Frederic Edwin Church, an American landscape painter, created “Rainy Season in the Tropics” in 1866. Commissioned by New York art dealer Michael Knoedler, the oil on canvas painting measures 56 1/4 x 84 1/4 inches and is currently part of the Fine Arts Museums of San Francisco collection. The artwork features a natural landscape with a rainbow and atmospheric phenomenon that portrays Church’s fascination with the amazing components of nature.
Church was a central figure in the Hudson River School of American landscape painters known for their grandiose paintings of epic wilderness scenes. Church believed that close study of nature was essential to capturing the slightest detail on canvas, as apparent in his works’ precision and sublime quality. He also traveled globally to South America, Africa, Europe, Middle East and North America finding inspiration from various regions’ diverse landscapes.
Church created many paintings reflecting his travels around different parts of the world. However, “Rainy Season in the Tropics” stands out because it was born during a period of rebirth after diphtheria claimed his son and daughter’s lives in 1865. The painting reflects his new appreciation for life and rekindled spirit by showcasing rain-soaked greenery enraptured with light from above illuminating everything before it.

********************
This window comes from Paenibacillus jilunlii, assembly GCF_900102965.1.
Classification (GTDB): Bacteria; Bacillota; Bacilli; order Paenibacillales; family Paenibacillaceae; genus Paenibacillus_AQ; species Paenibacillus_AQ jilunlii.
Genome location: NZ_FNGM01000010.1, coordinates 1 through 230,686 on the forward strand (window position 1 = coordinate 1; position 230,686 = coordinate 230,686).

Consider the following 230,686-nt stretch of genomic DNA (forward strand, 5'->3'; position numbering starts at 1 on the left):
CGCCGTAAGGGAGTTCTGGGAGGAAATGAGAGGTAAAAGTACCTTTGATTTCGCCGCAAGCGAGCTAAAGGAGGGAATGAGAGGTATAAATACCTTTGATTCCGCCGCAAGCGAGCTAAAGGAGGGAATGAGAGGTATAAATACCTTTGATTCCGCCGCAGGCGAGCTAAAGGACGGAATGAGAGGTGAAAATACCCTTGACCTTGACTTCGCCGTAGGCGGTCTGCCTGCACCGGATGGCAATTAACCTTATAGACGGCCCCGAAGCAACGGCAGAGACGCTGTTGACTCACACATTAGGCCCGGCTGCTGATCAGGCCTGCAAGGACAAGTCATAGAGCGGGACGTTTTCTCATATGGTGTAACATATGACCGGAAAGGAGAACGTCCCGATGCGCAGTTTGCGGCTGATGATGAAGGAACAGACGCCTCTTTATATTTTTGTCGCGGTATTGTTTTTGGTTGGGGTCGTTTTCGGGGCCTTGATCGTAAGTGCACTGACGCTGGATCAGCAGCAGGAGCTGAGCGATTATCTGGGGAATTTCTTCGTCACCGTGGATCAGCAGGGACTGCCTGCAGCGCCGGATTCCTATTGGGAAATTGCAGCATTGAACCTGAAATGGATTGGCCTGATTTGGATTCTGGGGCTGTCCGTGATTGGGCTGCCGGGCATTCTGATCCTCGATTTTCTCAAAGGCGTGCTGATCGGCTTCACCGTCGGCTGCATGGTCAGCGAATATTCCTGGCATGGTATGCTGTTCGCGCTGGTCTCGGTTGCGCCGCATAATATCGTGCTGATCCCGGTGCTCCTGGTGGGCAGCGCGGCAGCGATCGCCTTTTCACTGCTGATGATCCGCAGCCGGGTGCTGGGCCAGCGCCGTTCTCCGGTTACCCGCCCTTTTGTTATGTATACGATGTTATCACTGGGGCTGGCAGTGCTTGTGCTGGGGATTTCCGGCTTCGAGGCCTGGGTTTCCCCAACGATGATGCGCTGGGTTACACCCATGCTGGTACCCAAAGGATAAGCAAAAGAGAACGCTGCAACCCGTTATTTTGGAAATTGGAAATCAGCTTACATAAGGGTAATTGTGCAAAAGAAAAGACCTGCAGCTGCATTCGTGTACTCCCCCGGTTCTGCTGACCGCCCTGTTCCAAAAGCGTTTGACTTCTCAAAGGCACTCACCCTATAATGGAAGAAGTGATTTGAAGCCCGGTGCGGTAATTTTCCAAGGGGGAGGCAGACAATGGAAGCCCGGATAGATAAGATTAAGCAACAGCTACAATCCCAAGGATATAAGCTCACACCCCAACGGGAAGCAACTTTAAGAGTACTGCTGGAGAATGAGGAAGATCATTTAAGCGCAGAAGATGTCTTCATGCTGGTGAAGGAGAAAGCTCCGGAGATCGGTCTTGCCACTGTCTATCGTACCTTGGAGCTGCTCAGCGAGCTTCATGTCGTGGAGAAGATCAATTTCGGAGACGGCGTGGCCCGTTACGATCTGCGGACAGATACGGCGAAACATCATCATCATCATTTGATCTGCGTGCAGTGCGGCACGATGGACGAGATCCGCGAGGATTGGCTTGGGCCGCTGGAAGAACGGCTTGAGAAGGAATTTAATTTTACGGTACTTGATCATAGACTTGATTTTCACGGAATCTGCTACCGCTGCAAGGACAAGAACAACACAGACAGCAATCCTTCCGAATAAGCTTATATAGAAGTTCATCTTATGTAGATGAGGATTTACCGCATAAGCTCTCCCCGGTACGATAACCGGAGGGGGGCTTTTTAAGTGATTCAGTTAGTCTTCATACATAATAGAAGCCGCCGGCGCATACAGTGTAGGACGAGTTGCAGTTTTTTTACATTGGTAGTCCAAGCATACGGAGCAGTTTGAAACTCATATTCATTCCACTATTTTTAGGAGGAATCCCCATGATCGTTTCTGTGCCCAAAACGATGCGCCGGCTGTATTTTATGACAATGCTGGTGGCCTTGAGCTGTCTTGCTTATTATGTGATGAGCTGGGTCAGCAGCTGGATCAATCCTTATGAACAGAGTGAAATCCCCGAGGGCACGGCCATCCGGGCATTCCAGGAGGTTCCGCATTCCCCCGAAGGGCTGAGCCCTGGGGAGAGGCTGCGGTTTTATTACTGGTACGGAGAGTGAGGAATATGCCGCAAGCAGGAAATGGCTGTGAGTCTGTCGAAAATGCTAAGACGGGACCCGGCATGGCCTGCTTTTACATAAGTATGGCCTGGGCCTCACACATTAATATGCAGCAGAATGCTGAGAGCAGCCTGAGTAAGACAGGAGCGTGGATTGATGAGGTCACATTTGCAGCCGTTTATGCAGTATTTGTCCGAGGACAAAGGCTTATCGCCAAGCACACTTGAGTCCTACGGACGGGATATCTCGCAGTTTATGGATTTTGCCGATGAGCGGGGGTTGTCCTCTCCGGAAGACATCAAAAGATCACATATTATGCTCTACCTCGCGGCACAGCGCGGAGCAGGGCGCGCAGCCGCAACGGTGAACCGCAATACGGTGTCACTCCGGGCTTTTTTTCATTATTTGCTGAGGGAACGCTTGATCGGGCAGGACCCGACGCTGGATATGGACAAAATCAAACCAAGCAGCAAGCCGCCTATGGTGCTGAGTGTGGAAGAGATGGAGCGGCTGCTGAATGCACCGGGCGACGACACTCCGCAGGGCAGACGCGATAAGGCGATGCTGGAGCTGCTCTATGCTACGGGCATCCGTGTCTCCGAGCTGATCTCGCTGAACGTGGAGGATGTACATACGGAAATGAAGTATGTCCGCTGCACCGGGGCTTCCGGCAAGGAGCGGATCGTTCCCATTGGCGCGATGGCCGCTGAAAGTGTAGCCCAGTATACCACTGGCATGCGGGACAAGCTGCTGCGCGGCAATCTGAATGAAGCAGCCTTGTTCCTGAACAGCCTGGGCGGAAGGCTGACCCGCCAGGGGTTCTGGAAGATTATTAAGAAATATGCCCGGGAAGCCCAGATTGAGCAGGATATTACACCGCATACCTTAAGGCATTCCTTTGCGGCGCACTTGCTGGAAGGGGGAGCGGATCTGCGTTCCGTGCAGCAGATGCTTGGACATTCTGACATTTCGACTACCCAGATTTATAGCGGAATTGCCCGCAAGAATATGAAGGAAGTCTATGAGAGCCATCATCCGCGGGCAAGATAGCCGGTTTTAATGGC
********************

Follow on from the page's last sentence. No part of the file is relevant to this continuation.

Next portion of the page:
In conclusion, Frederic Edwin Church’s “Rainy Season In The Tropics” highlights how close communication between man and nature produces splendid scenery unique to itself while inspiring awe through complex systems only visible when keenly observed closely-defined brushwork radiates from its textures via natural lighting creating interplaying hues adding another layer acting as testament coexistence between mankind walking alongside mother earth today.